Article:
Waiting on knee to heal and then I will be heading to Empoira monthly to tey different gearing out on my fixie. Also building a couple different geared bikes as well…just in case.
    But super glad you made it man. Great read. See ya there next year!!

    • Thanks, Tod! (And sorry I misspelled your name). Bummer about the knee, man. But I love your attitude: “But better to try and fail, learn my mistake and prepare for next year!!!” That is how all of us here on Team Virtus feel, and I’m sure you’ll crush it next year.

      And you may want to come to Cedar Cross next year to test out your bike. It was a huge confidence builder for me.

      Anyway, great job out there on that beast of a bike, and better luck next year!

  10. Mmmhmm, with you on the saddle thing. I used an ancient 135 gram Selle Italia SLR with no padding left for DK this year. It hurt. Good job on the race.

  11. Luke, if I can I will plan on it, depends on my restsurant…it works me hard. Far as my attitude, being in war, and then being run over by a car and laid up for a year…it changes u. But I do PLAN ON BEING A FINISHER NEXT YEAR, IDEALLY IN THE TOP.

    If your all ever in Hutchinson KS, look me up. Stayed fair in September, do some riding. Eat some of the best food at my place…Wilders on Main.

    Keep rolling.

    • Tod, we’ll definitely stop by your restaurant if we’re ever in or near Hutchinson! The menu looks phenomenal. And hopefully, you can make it to Cedar Cross next year.

      I updated the blog post with the correct spelling of your name and to let readers know about your bum knee.

      See you next year, and ride on, man!

  12. Nice Story – Always Great Riding with you Guys…


    Keith Clark (SMILE)

  13. Great write up. I didn’t know all the story before reading your report. I wish circumstances would have been different and I could have been with you guys during the race. I hope to be back for next year and get a mug of my own.

  14. Congrats on finishing! Awesome race report and super awesome crew you guys had!

  15. I can’t believe (well I guess I am used to it) that I didn’t get props for coming up with the name for this post. Luke came up with “Mind over gravel”.

    So I tell him, “How about Grind over matter?” and I wait for a good 10-15 seconds while I let the awesomeness sink in. I could hear him smiling over the phone and he fell in love with the title. Once again gets all the love for one of my ideas.

    • Wow. Lies, lies, and more lies! I believe your suggestion for a title used alliteration. I think you suggested “Gallantly Gravel Grinding through Gorgeous Grasslands with Great Guys” or something like that. Nice try, though.

      • Lie? Who’s lying now?

        However,I am a huge fan of alliterations…The name of my DK200 report for next year just came to me…with no help from Luke…or anybody else for that matter.

        Gallantly Gravel Grinding through Gorgeously, Grand, Green Grasslands with Great, Gregarious Guys and Good-looking, Gristly Gals on Gnarly Geared Gizmos for Greuling Generations towards my Goal…A Gleaming DK200 Finishers Glass

          • I can only assume Casey meant “grisly.” That isn’t exactly flattering either, though, and I could be wrong. He has been known to use Urban Dictionary as his go-to resource, so who knows what he meant.

          • gris·tly   /ˈgrɪsli/ Show Spelled[gris-lee] Show IPA
            adjective, gris·tli·er, gris·tli·est.
            resembling or containing gristle; cartilaginous.

            This is from not urban dictionary. I menat gristly not grisly –> girls that have gristle, that don’t give up or quit. I guess I could have gone with guts.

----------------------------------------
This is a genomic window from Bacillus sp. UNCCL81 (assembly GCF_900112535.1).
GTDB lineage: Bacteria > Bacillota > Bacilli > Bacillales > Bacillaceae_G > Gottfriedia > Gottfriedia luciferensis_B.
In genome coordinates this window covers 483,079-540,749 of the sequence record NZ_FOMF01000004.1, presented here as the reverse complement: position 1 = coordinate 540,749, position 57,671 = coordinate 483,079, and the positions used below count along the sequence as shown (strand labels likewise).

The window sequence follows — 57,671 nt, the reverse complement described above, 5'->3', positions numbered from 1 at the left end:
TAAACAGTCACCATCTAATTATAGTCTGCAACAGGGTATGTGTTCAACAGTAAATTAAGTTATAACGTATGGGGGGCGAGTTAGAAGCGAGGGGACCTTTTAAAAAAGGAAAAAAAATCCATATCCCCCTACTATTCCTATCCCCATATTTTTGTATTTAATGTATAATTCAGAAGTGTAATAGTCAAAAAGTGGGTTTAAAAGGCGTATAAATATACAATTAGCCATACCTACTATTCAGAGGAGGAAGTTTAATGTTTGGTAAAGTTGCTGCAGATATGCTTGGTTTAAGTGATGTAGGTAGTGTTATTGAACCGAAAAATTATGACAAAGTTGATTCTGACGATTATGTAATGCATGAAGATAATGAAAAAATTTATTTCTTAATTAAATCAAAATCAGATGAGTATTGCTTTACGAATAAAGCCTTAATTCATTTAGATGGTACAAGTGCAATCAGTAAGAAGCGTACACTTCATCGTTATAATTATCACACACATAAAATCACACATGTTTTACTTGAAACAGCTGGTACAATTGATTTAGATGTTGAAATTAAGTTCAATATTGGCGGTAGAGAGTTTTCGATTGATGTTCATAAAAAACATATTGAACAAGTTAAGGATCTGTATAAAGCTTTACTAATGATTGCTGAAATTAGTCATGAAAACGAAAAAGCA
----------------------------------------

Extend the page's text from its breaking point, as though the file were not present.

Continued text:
• Gristle is the tough part of the meat. I used it to mean tough girls.

            • Are you referring to women as meat? Wow. You remind me of Glen Gulia from “The Wedding Singer” when, referring to a strikingly good-looking woman, he said, “That is grade A, top choice meat.” You make me sick, Casey.

            • I love that movie.

              “Aunt Linda…you a bitch!”

              “My name’s going to be Julia…Gulia???”

              “I can pay you in meatballs.”

              And every minute of Jon Lovitz’s audition.

        • You’re still a liar. And By the way, “gnarly” and “generations” don’t really help with your alliteration since they don’t have a hard G sound.

          • Everybody knows who the liar is. However, I will agree the rest of your statement. I should have left those two words out for a true alliteration but I was short on time at work and I was on a “G” roll. It is still a true alliteration if you pronounced your “G’s” like Gary Gnu pronounces his (

            I probably should have left out gnarly and come up with another hard “G” adjective. But I was running out of them. Can anybody come up with any other good hard G adjectives that would have worked? Ghostly, Gummy, Grumpy, Gangly, Grisly, Goofy, Grungy…?

            I decided to use gengerations because it was the only unit of time that I could come up with that started with a “G” and I really needed one for my title. Can anybody else come up with a time unit that starts with a “G” (extra points if it is a hard “G”)?

            I will crown anybody king of all titles if you can come up with a perfect rhyme for all of the following words (it must be a real English word no chocolate, shmocholating): Orange, silver, purple, month, ninth, pint, wolf, opus, dangerous, marathon, discombobulate, and dad.

  1. Pingback: Dirty Kanza 200 Blog Posts List

  2. Pingback: Marathon, Here We Come! (Officially This Time) « The Running of the Lambs

  3. Pingback: Eating while racing... Adventure Racing!

  4. Pingback: Dirty Kanza 200 Race Reports | Adventure Monkey

  5. Pingback: Eating while racing... Adventure Racing!2Toms United Kingdom

  6. Pingback: Eating while racing... Adventure Racing!

Leave a Reply to rjb294 Cancel reply

Fill in your details below or click an icon to log in: Logo

You are commenting using your account. Log Out /  Change )

Twitter picture

You are commenting using your Twitter account. Log Out /  Change )

Facebook photo

You are commenting using your Facebook account. Log Out /  Change )

Connecting to %s

%d bloggers like this: